Brave new fatter world

In no way am I qualified to make any sort of medical diagnosis (hence the reporter gig at a small newspaper). I have no medical degree, no formal training, and aside from high school biology, no educational background in the field of life science whatsoever. Needless to say, I usually refrain from saying what should and should not constitute a “disease.”

Any reservations, however, were pushed aside this week when I heard the American Medical Association approved measures that labels obesity as a disease. Although the AMA’s statement doesn’t mean obesity is legally classified as a disease, the organization does have a lot of pull in the medical world, meaning obesity could be on the fast track (or slow, wheezing track rather) to join the likes of anemia, hepatitis and the common cold. The move would arguably entice physicians to put the issue of obesity in the forefront, and health insurers would have to fork over money to pay for obesity-related treatments.



Let’s not beat around the bush. Obesity is as much a disease as an itchy new shirt. Given, there are diseases that lead to obesity, just as there are diseases that result from obesity. But to say obesity is a disease in itself is just too much to accept, even for a bomb-pop lover like myself. It’s a condition wrought by lifestyle, disregard for self-control, a pantry full of processed foods and Mountain Dew ... and more fast-food restaurants than grocery stores. It’s not a disease.

Regardless my opinions contesting the AMA, credit should be given where credit is due. A spokesperson for the AMA said the move was part of a larger effort that encourages physicians to take obesity seriously, that they wanted to spotlight the issue as a primary concern in the medical field. That’s noble, I suppose.

Even so, it’s hard to ignore the possible ulterior motives behind the AMA’s statement – likely motives with dollar signs attached to them. Total obesity-related health care costs in New York State average $11.8 billion annually, a figure driven even higher as the number of obese and overweight children in the state (ages 6 to 17) tops 32 percent. Nationwide, the Center for Disease Control estimates medical costs of an obese individual to hover around $1,500 per year. Moreover, they lose roughly $360 in productivity, pay an extra $120 for life insurance, even shell out an additional $25 every year to fill up their gas tank.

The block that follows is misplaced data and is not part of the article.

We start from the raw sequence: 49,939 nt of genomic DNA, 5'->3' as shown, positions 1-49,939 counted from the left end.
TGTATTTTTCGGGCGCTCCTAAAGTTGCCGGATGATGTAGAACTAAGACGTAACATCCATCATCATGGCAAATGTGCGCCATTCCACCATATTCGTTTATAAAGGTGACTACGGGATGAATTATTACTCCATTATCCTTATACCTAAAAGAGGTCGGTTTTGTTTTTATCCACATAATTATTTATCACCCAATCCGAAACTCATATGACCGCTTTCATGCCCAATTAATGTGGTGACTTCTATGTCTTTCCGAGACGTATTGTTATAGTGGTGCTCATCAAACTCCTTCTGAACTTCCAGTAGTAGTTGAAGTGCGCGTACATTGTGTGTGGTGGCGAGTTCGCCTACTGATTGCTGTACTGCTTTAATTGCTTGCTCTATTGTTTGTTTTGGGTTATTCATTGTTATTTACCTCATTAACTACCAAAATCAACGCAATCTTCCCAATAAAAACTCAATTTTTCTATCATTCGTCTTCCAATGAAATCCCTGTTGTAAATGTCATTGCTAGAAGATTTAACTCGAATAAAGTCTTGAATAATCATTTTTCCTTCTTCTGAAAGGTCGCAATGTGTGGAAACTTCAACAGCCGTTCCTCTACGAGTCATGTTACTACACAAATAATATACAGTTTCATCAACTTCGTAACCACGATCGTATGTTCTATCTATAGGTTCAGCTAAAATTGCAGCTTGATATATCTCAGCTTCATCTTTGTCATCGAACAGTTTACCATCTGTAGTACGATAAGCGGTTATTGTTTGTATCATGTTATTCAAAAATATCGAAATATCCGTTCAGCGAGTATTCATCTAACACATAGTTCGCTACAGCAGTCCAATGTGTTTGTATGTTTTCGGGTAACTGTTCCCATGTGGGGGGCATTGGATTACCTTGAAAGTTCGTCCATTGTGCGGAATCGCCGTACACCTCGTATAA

It’s no wonder the weight loss industry is thriving. Anyone who watches prime-time television (or daytime television ... or television at all, really) has seen the latest and greatest breakthrough in weight loss technology, usually in pill form. From prescription and non-prescription (and the surreal all-you-can-eat-and-still-lose-weight magical potion), weight loss is a booming $20 billion a year industry. The legal classification of obesity as a “disease,” as proposed, would give an even bigger boost to drug companies looking to really tap into an already robust market.

Numbers aside, there are other concerns roused by AMA’s classification. Namely pride and integrity. While some countries struggle to feed the populace, the good ol’ U.S. of A faces the challenge of eating too much, to a point where doctors are inclined to call it a “disease” (admittedly, this so called “obesity epidemic” may be the result of what we choose to eat more than how much we eat).

Oh, brave new fatter world, what have we become? Is my generation doomed to tell our grandkids of the great obesity epidemic of 2013, the way my grandparents told stories of the polio epidemic of their generation?

“What was it like, grandpa?” they’ll ask. “It was terrible, little Johnny. There was bacon in milkshakes, sandwiches with donuts in place of bread, and cheese ... cheese was on everything. They called it the American way.”

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